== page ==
Arctic sea ice now lowest on satellite record

The extent of sea ice in the Arctic region has dropped sharply in the last few months.

Only in April, Arctic sea ice had staged an impressive recovery and was close to the 1979-2012 average, reaching levels not seen in April for over 10 years.

But yesterday, the National Snow and Ice data centre reported that the extent of Arctic sea ice shrank to 1.58 million square miles, breaking the previous record set in the summer of 2007, based on satellite data which was first gathered in 1979.



Usually the minimum ice extent is not reached until September, suggesting that further ice loss is likely.

Including this year, the six lowest ice extents in the satellite record have occurred in the last six years.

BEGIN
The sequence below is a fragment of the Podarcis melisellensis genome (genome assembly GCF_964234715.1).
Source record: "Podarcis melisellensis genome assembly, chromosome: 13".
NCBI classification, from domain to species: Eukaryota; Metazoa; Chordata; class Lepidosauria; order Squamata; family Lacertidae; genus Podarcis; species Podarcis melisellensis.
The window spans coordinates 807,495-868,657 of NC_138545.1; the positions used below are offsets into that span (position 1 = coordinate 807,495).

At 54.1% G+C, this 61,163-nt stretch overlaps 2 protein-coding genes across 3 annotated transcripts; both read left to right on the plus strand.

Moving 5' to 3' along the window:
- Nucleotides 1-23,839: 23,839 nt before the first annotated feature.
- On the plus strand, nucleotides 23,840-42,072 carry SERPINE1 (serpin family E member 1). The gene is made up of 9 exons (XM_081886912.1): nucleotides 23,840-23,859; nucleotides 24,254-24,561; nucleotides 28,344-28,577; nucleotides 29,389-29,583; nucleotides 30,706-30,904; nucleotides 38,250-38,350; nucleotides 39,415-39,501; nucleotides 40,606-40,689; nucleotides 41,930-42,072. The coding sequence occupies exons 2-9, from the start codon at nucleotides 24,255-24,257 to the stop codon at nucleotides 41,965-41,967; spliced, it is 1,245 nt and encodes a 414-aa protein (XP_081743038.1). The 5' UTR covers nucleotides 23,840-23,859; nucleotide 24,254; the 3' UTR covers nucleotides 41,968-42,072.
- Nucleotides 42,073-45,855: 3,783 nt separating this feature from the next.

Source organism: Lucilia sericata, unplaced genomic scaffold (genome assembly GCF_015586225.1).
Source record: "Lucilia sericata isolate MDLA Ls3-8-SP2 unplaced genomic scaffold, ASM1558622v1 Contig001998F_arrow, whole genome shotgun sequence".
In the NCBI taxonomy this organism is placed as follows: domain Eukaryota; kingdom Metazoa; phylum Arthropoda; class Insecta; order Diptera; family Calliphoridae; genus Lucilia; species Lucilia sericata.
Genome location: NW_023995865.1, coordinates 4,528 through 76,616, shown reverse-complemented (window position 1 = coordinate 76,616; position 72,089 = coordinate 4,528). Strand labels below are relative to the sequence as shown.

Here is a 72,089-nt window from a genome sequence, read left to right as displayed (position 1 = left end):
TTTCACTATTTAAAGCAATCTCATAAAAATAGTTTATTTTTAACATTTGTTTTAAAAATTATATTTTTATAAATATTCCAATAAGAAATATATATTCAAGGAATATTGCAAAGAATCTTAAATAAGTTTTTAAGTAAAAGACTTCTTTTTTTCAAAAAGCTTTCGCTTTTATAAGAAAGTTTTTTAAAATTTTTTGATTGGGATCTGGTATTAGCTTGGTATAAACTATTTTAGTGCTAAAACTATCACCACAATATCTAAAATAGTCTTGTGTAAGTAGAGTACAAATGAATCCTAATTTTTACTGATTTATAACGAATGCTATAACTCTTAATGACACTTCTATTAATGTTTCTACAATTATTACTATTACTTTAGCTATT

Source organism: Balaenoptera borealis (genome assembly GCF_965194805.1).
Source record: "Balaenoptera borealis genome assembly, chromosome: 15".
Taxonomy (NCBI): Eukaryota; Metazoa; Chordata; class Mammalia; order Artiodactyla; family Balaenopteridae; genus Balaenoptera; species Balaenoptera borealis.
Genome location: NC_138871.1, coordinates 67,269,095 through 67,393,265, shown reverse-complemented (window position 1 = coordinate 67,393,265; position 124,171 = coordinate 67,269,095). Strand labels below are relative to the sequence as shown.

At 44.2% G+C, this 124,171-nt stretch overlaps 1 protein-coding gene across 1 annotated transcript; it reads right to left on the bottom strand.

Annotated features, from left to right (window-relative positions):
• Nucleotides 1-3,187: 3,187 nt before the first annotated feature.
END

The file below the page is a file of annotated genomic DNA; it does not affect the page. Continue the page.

And most scientists, whilst accepting that some of the decline in sea ice is likely to be down to natural factors such as prevailing weather conditions and natural ocean cycles, believe a substantial proportion is down to man-made influences such as global warming due to higher greenhouse gases in the atmosphere.

The big worry is that continued melting sea ice would cause serious feedback mechanisms to kick-in.

Firstly with less sea ice to reflect incoming solar radiation back into space, the sea will warm more quickly than would otherwise be the case, speeding up global warming.

And secondly, natural methane trapped under the sea-bed by permafrost could be released. Methane is a much more powerful greenhouse gas than carbon dioxide, and would also accelerate global warming.

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